Michael J Totten interviews Jonathan Spyer, an Israeli journalist and author who's been covering events in Syria with the Free Syrian Army. There's plenty of good stuff there - why the US should be supporting the rebels; the dangers of Israel acting alone against Iran; the feeling among Israelis that President Obama doesn't really get the Middle East - but I thought this in particular was interesting:
MJT: You and I have both spent some quality time in Lebanon, me as a journalist and you as a journalist and as an Israeli soldier. So let me ask you this: what do you think about the Free Syrian Army’s threat to take the fight to Hezbollah in its stronghold south of Beirut?
Jonathan Spyer: I would take this quite seriously. From the FSA point of view, Hezbollah is a combat arm of the Syrian regime. Hezbollah has been advising and apparently participating in combat alongside the Syrian army and in cooperation with the Iranian Revolutionary Guards Corps since the start of the Syrian uprising. The FSA has noted this.
The death of senior Hezbollah commander Ali Hussein Nassif earlier this month was only the latest evidence of Hezbollah’s deep involvement with the Assad regime. The Syrian civil war has already begun to spill across the borders of Lebanon and Turkey. Hezbollah has been engaged for many months in the harassment of Syrian oppositionists who found refuge in Lebanon. The FSA understands itself to be in a fight not only with Assad’s army but also with the regional alliance standing behind him, of which Hezbollah forms a part.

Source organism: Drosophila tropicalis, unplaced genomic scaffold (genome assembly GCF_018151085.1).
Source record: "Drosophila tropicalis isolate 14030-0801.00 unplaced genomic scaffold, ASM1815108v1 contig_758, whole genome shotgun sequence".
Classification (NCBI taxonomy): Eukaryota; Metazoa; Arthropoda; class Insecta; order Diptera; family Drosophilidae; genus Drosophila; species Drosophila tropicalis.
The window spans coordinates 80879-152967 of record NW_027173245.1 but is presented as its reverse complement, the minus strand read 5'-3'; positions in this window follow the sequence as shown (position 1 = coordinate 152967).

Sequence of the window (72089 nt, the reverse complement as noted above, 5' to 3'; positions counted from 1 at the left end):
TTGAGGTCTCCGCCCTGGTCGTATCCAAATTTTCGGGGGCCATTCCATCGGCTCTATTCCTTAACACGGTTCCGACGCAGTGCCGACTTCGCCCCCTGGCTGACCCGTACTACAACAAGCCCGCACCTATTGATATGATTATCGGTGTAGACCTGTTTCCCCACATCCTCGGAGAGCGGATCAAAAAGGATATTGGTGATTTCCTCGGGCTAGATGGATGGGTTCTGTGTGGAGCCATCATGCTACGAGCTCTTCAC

So it is quite possible that the Syrian insurgents may choose to strike back at Hezbollah in Lebanon itself at some stage. In many ways, the killing of Nassif (and reportedly other Hezbollah fighters) in fighting in Syria suggests that they have already begun to do so. The decision as to where to strike is ultimately tactical. But Hezbollah and the FSA are already at war.
Let me add a bit of anecdotal evidence regarding this from my own time in Syria. The hatred felt by FSA and other Syrian insurgent fighters toward Hezbollah is very intense. It of course also has a sectarian element. I have seen Hezbollah flags burned at opposition demonstrations in Idlib Province. In Aleppo last month, I interviewed a Tawhid Brigade fighter who referred constantly to the party as ‘Hizb a Shaytan’ (party of Satan.) It created a weird dynamic in our conversation because I would keep asking about ‘Hezbollah’ (party of God) and he would keep replying by referring to ‘Hizb a Shaytan’ until in the end I started feeling like I was acting as some kind of apologist for Hezbollah. Which I’m not. As you know.
In general, I think Hezbollah knows it has a great deal to fear from the rise of the Sunnis in Syria. If Assad falls and the rebels win, this will almost certainly mean a ‘renegotiation’ of the sectarian balance of power in Lebanon, too, to Hezbollah’s severe disadvantage. At that point, the organization will have to decide whether to accommodate itself to a new balance of power, or to fight to retain its dominance against a new, Sunni-dominated Syria and its Lebanese allies. Neither prospect is attractive to Hezbollah, so it is doing its utmost to preserve the rule of the Assad dictatorship.